December 13, 2016
Prostate cancer: Identifying and destroying the tumour through nuclear medicine therapy
(Vienna, December 13, 2016) Prostate cancer patients who are resistant to hormone treatment used to have a poor prognosis. Until recently, the diagnostic and therapeutic possibilities had been limited, but now innovative developments in nuclear medicine imaging and therapy open up promising pathways. Novel substances used with PET/CT (positron-emission tomography combined with computed tomography) not only allow for better diagnosis but also offer treatment options where other therapies have failed. “This offers a glimpse of hope to patients who suffer from this particularly severe form of prostate cancer,” says EANM expert Prof. Markus Luster.
September 6, 2016
Myocardial nuclear imaging: Minimizing the dose – preserving the diagnostic value
(Vienna, September 6, 2016) Cardiac scintigraphy plays an important role in the evaluation of patients with a suspicion or known coronary artery disease (angina pectoris, myocardial infarction), but submitted patients to higher levels of radiations in comparison to other imaging techniques. New detection systems (CZT cameras) have become available that offer to reduce dramatically the level of radiations associated to cardiac scintigraphy. “Using these new systems, we can provide cardiologists with critical information on the status of the vessels supplying blood within the heart and expose patients to only minimal levels of radiations ,” says Dr. Fabien Hyafil, expert of the European Association of Nuclear Medicine (EANM).
July 26, 2016
Alzheimer’s disease: Pinpointing destructive tau tangles through novel imaging technique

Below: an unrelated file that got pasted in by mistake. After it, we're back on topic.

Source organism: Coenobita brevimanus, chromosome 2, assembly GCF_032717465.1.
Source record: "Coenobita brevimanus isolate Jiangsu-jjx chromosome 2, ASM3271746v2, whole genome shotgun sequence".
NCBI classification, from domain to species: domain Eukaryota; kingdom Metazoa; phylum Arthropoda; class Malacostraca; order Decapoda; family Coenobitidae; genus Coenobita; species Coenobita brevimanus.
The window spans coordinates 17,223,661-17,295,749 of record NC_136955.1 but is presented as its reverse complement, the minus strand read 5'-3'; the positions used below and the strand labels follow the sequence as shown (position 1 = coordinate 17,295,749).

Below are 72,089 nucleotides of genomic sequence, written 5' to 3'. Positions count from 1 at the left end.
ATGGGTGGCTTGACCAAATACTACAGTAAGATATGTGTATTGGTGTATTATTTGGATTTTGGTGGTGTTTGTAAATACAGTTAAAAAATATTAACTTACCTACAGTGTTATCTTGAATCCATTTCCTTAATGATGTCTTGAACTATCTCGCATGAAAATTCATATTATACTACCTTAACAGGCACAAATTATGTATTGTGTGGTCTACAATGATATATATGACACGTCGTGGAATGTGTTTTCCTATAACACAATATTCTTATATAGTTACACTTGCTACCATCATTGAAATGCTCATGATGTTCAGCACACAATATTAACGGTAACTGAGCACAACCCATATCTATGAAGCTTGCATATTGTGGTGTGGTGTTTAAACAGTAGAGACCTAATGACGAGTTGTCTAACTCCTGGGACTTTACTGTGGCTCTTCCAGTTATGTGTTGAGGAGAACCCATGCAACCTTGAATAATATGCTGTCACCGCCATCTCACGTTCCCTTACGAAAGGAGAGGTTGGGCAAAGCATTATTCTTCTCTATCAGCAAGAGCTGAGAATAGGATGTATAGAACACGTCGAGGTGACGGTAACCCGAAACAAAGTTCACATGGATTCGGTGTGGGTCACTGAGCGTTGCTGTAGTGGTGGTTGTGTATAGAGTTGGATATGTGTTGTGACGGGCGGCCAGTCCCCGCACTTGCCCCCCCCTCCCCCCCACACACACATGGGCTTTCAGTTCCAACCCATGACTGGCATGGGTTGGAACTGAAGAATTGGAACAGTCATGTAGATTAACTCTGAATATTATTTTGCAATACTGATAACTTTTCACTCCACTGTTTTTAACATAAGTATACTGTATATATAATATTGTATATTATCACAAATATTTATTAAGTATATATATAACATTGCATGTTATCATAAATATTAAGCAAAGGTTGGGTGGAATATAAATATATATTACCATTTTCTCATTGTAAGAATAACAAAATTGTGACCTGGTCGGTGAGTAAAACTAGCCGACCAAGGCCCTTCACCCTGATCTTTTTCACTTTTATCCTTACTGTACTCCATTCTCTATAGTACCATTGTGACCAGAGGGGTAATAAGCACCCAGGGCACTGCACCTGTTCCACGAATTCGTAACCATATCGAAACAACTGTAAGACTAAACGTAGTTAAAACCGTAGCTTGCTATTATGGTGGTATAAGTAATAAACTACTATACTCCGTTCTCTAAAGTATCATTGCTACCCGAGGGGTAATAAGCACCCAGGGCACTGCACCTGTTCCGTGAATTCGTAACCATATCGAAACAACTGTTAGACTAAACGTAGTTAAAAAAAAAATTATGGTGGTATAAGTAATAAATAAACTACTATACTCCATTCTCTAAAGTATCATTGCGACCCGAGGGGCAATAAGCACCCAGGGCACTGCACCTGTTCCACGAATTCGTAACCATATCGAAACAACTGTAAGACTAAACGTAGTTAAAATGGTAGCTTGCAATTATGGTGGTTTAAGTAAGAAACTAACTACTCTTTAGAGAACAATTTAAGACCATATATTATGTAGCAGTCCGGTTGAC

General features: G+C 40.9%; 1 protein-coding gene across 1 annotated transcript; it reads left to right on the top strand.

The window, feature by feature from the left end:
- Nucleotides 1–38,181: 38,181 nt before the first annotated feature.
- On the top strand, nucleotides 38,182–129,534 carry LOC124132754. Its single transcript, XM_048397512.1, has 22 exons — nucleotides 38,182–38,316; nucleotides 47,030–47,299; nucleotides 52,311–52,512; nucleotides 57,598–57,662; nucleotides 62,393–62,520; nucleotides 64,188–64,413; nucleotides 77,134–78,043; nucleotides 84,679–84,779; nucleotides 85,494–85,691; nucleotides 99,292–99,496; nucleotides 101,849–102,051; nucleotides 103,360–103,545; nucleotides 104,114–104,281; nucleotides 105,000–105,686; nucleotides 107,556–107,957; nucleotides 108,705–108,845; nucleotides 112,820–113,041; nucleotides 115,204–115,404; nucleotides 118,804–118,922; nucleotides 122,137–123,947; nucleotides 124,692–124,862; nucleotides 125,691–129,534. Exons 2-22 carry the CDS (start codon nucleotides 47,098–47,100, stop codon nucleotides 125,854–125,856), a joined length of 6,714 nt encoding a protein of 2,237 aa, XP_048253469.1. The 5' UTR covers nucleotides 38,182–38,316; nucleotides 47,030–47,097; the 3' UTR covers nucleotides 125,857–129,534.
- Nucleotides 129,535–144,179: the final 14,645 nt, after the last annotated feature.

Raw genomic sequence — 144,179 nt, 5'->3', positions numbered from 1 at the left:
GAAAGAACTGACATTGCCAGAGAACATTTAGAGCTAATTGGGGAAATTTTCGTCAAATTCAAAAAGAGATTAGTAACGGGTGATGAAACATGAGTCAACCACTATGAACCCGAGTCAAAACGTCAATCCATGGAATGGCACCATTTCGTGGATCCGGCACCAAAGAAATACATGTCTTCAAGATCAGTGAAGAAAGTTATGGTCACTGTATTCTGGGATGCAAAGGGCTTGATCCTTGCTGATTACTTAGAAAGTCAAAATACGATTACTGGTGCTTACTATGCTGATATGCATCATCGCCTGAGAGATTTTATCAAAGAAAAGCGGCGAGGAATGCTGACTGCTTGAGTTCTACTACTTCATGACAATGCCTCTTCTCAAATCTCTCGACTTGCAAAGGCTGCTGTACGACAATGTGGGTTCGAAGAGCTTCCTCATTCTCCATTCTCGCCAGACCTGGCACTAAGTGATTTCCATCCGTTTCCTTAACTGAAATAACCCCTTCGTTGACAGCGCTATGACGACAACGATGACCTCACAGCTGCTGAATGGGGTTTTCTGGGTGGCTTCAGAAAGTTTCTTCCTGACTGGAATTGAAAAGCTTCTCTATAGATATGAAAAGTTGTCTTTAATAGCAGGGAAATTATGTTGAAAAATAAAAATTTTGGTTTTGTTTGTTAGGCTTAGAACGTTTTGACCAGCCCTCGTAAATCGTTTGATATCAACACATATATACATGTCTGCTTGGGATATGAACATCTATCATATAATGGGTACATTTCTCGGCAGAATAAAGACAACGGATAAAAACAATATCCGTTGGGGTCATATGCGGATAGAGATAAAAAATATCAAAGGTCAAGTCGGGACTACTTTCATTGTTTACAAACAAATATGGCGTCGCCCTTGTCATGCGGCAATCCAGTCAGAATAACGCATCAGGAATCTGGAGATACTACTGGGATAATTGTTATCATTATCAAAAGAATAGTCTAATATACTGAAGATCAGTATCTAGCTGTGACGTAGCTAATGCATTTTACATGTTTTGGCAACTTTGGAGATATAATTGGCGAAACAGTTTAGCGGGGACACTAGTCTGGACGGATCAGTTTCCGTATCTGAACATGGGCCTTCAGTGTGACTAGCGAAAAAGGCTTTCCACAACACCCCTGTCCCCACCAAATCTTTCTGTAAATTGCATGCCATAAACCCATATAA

(Vienna, July 26, 2016) New nuclear imaging techniques help to detect a key factor involved in Alzheimer’s disease (AD) much earlier and more precisely than before. Recently developed tracers, used with positron emission tomography (PET) make tau tangles in the brain visible. For the first time these deposits which cause severe neuronal malfunctions can be identified and investigated “live” in the brains of AD patients long before the onset of noticeable mental impairment. “This is an important step towards our goal to develop efficient drugs to fight and eventually cure AD”, says Dr Silvia Morbelli, expert of the European Association of Nuclear Medicine (EANM).
November 5, 2015
Conditions in 2016 for reliable and sustainable supply of medical radioisotopes
AIPES is pleased to report on the recent demands regarding the supply of medical radioisotopes produced in reactor and more specifically Mo-99.
November 5, 2015
Cardiovascular diseases: Detecting dangerous plaques in time